Today is the 4th day of the A to Z challenge, and I’ve decided to write on a tip I’ve used as a first time dog owner. It’s not something complicated, but I find it incredibly useful. And that is keeping a daily diary.
Yep, D is for Diary! This wasn’t something we started intentionally, in fact, it was quite organic. We just decided to jot down a few notes on a google doc to record QQ’s weight on the day we picked him up, and we continued to do so for the next few days, and it just naturally became a habit. We used one googledoc for Nov 2013-Dec 2014, and we started another one in 2015. We like to use googledoc because both of us can edit it whenever we want. Also, a quick “search” brings up any date or term. For example, a search of “bath” will show me the last time QQ had a bath. It’s not a lengthy diary record by any chance, just a few lines each day. Mostly just the weight, the places we took him to, if we fed him anything new, the days we applied his tick/flea/heartworm preventives. Here’s a screenshot of what a few days on the diary look like. This is five days from last February.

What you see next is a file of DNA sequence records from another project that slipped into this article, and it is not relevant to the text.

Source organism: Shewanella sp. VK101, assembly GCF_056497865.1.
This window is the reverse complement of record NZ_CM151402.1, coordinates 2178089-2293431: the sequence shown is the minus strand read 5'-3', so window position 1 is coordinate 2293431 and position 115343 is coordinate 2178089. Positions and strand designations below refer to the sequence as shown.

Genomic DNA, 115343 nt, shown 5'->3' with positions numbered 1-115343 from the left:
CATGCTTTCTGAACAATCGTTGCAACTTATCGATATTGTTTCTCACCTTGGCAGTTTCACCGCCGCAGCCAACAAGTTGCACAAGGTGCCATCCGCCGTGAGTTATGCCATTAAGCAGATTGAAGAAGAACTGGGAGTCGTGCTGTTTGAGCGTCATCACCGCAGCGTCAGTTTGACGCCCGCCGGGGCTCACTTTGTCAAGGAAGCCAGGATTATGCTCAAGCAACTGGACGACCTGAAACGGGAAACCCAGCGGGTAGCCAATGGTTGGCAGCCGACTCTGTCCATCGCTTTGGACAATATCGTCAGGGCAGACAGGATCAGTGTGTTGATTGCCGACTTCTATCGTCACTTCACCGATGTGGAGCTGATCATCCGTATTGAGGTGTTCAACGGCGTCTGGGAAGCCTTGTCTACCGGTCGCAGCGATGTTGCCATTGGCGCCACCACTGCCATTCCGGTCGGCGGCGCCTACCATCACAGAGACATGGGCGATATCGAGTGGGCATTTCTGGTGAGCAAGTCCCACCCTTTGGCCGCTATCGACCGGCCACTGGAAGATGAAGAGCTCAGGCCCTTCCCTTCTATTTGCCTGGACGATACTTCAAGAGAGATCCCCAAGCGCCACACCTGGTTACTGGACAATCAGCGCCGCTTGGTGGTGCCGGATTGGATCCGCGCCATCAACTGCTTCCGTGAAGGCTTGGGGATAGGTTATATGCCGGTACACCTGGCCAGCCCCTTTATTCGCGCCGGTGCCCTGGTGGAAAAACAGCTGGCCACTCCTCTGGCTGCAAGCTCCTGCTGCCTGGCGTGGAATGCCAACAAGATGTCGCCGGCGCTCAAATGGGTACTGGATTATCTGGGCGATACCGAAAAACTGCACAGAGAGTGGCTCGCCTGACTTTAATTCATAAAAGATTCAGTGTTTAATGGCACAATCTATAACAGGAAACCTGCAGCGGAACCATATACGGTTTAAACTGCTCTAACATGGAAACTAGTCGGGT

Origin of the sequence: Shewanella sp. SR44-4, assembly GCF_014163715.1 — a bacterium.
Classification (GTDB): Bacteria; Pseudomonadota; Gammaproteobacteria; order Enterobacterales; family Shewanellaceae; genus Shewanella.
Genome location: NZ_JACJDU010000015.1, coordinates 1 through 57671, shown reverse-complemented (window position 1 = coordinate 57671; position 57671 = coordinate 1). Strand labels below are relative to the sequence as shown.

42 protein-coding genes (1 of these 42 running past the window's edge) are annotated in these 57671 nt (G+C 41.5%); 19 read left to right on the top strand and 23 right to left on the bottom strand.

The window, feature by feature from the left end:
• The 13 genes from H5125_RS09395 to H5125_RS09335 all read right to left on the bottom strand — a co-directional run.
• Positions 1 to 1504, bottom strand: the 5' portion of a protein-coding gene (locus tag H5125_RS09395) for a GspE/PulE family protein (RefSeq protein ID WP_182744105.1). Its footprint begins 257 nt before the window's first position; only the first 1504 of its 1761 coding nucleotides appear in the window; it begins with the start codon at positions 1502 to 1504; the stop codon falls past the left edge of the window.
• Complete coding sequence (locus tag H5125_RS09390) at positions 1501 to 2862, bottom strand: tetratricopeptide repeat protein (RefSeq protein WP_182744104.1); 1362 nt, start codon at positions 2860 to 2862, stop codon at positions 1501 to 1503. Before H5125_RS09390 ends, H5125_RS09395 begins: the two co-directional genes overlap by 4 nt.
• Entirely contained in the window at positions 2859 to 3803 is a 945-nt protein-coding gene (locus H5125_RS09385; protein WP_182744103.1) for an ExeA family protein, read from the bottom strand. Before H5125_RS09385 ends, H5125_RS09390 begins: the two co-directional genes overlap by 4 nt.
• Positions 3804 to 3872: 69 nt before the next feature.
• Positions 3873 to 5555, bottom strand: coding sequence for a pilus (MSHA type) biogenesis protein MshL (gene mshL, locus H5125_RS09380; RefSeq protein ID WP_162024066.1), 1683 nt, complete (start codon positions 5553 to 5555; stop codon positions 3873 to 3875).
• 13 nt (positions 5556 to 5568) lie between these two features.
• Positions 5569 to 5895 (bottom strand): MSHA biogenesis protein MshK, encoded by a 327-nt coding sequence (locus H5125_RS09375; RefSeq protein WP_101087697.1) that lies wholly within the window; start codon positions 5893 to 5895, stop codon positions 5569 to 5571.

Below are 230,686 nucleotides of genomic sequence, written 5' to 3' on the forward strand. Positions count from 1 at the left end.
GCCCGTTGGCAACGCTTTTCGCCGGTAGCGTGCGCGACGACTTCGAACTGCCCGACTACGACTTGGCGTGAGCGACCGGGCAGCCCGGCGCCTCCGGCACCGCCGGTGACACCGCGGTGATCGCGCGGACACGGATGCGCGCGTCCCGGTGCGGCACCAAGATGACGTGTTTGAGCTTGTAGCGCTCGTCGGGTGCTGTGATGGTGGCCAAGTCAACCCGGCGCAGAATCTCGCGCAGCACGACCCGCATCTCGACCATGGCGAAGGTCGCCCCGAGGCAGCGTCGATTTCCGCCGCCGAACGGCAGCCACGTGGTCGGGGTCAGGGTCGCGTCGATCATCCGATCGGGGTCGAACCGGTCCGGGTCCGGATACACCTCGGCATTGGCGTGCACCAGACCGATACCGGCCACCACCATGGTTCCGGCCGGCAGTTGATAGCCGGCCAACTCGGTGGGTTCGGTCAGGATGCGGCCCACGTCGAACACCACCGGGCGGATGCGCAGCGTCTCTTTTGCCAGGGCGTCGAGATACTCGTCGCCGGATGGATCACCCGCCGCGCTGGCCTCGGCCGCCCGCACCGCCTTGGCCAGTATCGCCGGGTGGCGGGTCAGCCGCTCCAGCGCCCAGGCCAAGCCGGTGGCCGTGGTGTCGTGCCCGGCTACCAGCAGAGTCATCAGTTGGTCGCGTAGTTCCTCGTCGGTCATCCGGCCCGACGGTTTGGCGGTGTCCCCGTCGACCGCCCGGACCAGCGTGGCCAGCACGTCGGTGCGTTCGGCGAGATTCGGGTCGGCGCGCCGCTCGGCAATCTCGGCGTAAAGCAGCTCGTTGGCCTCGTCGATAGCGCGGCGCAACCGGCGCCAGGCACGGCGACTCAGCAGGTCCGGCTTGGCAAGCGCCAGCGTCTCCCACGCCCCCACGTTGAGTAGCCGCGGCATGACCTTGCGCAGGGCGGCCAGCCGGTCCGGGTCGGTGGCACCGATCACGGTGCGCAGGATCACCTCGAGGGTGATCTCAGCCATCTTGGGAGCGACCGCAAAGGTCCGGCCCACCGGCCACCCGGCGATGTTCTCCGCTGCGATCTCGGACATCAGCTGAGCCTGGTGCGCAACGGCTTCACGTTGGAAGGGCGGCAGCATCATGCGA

As you can see, we don’t write a lot. And what we do write, we write quickly, and it’s filled with spelling and grammar errors. It doesn’t take us more than a couple of minutes each day. But after a year or so, I realized how helpful keeping a daily diary is and I want to share that with all first time dog owners. We record QQ and Chyler’s weight daily. This might be borderline obsessive, but it helps to track how QQ grows. When we adopted Chyler, it also helped us to see that she actually was likely underweight when we first adopted her. Her weight increased from 6 lbs to 8 lbs. When their weight began to plateau, we knew that they likely reached optimal weight, in this way we could watch and see if they start losing weight or gaining weight for any reason. For example, Chyler hit 9 lbs for a while and I don’t think it’s healthy for her to weigh so much for her size, so I watched her treats (I was actually feeding her the same amount of treats as QQ even though she weighs half his size, so it was mostly my fault), and she quickly went down to 8 lbs. We try to bath the doggies only once a month because any more could strip their skin of natural oils. Recording makes it easy for us to check, if they start looking dirty if it’s time for a bath. We also record the day we feed them/apply preventives, and we should do that once a month too. We do set a calendar reminder, but it’s nice to have a record for refer to. We record all medications we feed the dogs here for easy reference. We also record any new food item introduced. In this way, if they happened to have diarrhea or throws up, we can check back to see if it might be anything new we fed that might have caused it. We also record any reaction to food. For example, a search of “peanut butter” brings up a record on Nov 14th ‘ 13 that QQ’s poop was exceptionally soft after we gave him a kong filled with peanut butter. (TMI, anyone?) We refrained from filling the kong with peanut butter since, and only give him peanut butter sporadically. We record any incidents that happened in the day. This is especially useful for training purposes. such as house-training. For example, I can now check back and see the last time QQ had an accident at home was May 2014. So he has been accident free for almost a year! When we were house training QQ, the diary is especially helpful because we will record the times we took him out. It allowed us to see what timing works, especially at night. We record training successes and failures, such as above on Valentine’s Day of last year, we tried leaving QQ alone in an XPen while we went for a sushi dinner. He did well, but he almost climbed out of the XPen when we came home and he was so excited to see us. It might be surprising, but although we only jot down two lines recording the incident, when I read those two lines, I actually can remember what happened. Short notes like this trigger your memory, so you don’t really need to write detailed descriptions of every incident. We also record all the tricks he learnt, and any place he went to. This turned out helpful recently when I suddenly developed a rash on my arm. I had no idea what it could be. I went to the doctor, and he asked if I’ve been hiking recently. I checked the doggie diary, and we took the dogs hiking once 10 days ago, and a quick check online showed that the place could have poison oak. Apparently it is possible for people to only see the effects of poison oak after 10 days! A side benefit of keeping a doggie diary is that it also makes you keep a diary in a way. For example, the husband and I was talking about how we should celebrate his birthday this year. He asked me how did we celebrate it last year, and for the life of us, we couldn’t remember. Then we decided to check the doggies’ diary. We didn’t exactly write how we celebrate his birthday, but in the entry for that day, I wrote that I brought QQ to Cheesecake Factory to pick up the husband’s birthday cake. And that triggered our memory that we actually just had a personal celebration at home – I cooked dinner, and we had cake from Cheesecake Factory afterwards. And best of all, the diary is a record of the days we spent with QQ and Chyler. Sometimes, I find it fun to just go back and read through it, and kinda relive all those puppy days of excitement and frustrations. I think keeping this diary was extremely helpful for us first time dog owners, and it is also unexpectedly rewarding!